When embarking on any real estate investment transaction, due diligence plays a vital role. However, some landlords may find this to be a confusing and lengthy process. That said, these actions help determine whether or not a property will provide the necessary return to become profitable. Join us below as we review the meaning of real estate due diligence, help buyers set up an investment property checklist, and discover why all of this is indispensable to landlords.
What is Real Estate Due Diligence?
According to the dictionary, real estate due diligence includes “reasonable steps taken by a person to satisfy a legal requirement, especially in buying or selling something.” So, in other words, investors complete real estate due diligence as a means to confirm the facts and details of the property they buy. That said, this is a complex task that landlords should not take lightly. Therefore, the goal is to make an informed purchase with no last-minute surprises.
The Types of Real Estate Due Diligence
Real estate due diligence is not a one-and-done process. In fact, there are many levels at various stages in a property deal. That said, all steps are critical to making a solid business decision. Follow along with us below as we delve deeper and break down the investors’ real estate due diligence process.
Categories of Real Estate Due Diligence
- Analyze the Location
- Estimating After Repair Value
- Pro Forma Report
- Renovation Costs
- Understanding Contracts
- Property Inspections
- Financial Check-up
- Legal Matters
How to Analyze the Location as Part of Due Diligence
The most important rule in real estate is location, location, location! Therefore, investors want to be sure they are choosing the right neighborhood to invest in. So, consider these important factors below to decide if the location is the right choice for your rental property business.
- Crime Rate – Tenants and residents, in general, want to feel secure in their homes. Therefore, check local police records or online crime statistics and avoid high-crime areas.
- Population and Business Growth – If the area has a steady upswing of businesses and people drawn to the area, this is a good sign. Businesses bring jobs, help boost household income, and attract new residents.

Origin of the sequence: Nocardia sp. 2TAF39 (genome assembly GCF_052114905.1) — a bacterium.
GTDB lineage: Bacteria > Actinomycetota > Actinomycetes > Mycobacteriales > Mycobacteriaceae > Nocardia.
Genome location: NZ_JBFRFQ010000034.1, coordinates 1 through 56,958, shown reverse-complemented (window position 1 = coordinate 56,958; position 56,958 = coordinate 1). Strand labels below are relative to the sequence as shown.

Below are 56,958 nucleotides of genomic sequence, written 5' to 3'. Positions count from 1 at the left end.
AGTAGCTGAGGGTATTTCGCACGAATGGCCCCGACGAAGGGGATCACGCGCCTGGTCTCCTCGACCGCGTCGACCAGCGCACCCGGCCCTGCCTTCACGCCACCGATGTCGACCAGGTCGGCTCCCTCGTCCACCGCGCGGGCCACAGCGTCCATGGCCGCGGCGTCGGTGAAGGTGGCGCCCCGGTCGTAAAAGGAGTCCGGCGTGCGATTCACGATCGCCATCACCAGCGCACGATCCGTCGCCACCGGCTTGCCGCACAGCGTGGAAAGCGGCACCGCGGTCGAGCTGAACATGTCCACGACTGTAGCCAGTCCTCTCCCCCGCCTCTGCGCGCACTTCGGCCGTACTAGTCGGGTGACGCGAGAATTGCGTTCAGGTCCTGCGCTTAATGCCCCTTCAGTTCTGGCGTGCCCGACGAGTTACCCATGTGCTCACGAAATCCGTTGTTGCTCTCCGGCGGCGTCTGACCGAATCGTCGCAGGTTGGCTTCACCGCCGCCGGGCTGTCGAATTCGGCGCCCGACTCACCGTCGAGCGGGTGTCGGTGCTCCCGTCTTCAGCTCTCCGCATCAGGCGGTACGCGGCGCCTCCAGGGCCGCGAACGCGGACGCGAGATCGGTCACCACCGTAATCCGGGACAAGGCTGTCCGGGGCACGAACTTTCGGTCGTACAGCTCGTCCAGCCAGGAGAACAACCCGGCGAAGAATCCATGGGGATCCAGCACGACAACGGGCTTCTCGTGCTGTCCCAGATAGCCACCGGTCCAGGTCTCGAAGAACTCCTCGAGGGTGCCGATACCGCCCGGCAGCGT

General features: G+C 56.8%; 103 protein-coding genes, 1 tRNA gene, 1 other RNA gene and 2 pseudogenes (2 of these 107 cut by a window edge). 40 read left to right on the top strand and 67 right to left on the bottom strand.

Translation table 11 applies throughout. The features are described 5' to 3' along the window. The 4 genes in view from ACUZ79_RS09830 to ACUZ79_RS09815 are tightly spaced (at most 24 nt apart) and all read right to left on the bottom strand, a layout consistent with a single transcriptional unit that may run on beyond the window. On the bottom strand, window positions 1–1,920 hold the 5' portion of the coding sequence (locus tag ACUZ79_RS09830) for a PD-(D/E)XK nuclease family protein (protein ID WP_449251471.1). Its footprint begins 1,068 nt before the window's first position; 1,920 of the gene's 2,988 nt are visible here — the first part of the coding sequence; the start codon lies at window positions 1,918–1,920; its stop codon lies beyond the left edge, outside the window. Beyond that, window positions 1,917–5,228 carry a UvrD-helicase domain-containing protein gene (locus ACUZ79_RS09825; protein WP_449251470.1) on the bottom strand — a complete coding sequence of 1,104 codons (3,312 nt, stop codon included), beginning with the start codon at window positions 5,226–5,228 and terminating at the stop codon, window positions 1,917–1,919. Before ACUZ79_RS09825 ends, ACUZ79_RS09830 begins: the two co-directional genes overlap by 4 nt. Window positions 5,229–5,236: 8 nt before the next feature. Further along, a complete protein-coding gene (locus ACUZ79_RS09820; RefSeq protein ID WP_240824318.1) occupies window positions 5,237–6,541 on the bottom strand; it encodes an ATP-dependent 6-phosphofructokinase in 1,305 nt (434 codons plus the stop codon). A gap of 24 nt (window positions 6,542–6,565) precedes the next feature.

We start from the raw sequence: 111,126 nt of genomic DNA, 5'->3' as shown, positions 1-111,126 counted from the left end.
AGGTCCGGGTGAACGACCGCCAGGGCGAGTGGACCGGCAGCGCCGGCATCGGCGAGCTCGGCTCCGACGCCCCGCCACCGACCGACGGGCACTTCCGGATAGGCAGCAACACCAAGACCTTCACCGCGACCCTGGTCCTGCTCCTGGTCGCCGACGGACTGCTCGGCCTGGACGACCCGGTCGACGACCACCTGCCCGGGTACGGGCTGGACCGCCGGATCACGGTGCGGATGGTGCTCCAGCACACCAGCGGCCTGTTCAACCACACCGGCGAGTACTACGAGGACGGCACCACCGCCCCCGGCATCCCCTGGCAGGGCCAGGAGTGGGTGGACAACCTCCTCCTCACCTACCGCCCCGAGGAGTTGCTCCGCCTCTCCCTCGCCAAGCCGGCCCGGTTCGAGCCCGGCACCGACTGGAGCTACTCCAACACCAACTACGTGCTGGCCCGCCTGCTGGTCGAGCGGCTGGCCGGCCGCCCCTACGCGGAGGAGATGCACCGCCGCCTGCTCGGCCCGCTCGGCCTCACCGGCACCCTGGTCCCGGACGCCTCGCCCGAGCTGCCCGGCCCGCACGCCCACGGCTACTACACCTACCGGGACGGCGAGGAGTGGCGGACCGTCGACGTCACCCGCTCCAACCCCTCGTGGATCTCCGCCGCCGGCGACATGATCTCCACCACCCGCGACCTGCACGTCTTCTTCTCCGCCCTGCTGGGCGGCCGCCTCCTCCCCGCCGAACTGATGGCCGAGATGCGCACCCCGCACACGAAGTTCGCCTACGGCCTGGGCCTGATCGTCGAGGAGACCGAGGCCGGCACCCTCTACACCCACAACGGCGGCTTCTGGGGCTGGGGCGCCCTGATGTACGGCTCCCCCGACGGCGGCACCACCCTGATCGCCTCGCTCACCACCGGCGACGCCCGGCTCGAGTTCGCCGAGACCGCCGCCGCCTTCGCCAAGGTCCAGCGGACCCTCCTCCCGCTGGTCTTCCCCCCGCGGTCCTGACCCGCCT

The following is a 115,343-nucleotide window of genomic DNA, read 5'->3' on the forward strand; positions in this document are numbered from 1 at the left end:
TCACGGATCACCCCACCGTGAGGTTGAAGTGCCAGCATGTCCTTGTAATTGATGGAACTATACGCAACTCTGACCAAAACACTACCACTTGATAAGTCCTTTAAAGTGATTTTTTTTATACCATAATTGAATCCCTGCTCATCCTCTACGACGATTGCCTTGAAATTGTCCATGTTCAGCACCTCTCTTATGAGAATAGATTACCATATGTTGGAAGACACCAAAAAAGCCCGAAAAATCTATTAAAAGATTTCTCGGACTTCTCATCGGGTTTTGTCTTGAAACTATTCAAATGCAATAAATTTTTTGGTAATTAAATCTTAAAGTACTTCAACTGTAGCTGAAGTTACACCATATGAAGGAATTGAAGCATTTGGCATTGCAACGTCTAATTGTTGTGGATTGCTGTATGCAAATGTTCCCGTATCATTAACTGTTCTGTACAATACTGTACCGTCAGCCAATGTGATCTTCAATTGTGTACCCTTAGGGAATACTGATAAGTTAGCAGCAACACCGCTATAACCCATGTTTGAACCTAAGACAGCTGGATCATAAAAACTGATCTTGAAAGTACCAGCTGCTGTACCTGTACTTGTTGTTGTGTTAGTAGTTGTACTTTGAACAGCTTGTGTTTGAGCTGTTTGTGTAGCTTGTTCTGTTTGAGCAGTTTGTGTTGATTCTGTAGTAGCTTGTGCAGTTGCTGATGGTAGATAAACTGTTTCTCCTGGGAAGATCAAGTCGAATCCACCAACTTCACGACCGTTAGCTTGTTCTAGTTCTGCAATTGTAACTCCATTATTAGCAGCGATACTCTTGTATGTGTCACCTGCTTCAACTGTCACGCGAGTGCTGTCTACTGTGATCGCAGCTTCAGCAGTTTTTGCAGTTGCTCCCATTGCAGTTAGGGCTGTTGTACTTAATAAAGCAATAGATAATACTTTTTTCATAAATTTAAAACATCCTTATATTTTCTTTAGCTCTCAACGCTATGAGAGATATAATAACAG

- School Ratings – Not every renter will need to care about the school system. However, a good school district signals a desirable area for renters and adds to the resale value, especially single-family homes.
- Occupancy Rate – Tons of units on the market could signal a seasonal trend or a sign of trouble. So, check into local comps in the area, average rental rates, and units recently rented. High inventory and low demand mean landlords may need to drop prices to fill units, which cuts into profits.
How to Estimate After Repair Value or ARV
Knowing the ARV or after repair value of a prospective property is critical to determining whether a property will be successful. So, always complete real estate due diligence and check the numbers yourself. To figure out ARV, look into recent comparable sales in the area and follow along with the steps below –
How to Calculate ARV?
- (Purchase Price) + (Value Added through Renovation) = After Repair Value
- (ARV x 70%) – Estimated Repair Cost = Maximum Purchase Target
- ARV x 65% = Maximum Loan Amount
Why Investors Need a Pro Forma Report
For investors, a pro forma is often provided by the seller and includes the property’s rental income and expense history. Therefore, this information could make or break a sale for an investor looking for a historically profitable property. Whether the repost uses actual or estimated income and expenses, investors need to pay close attention.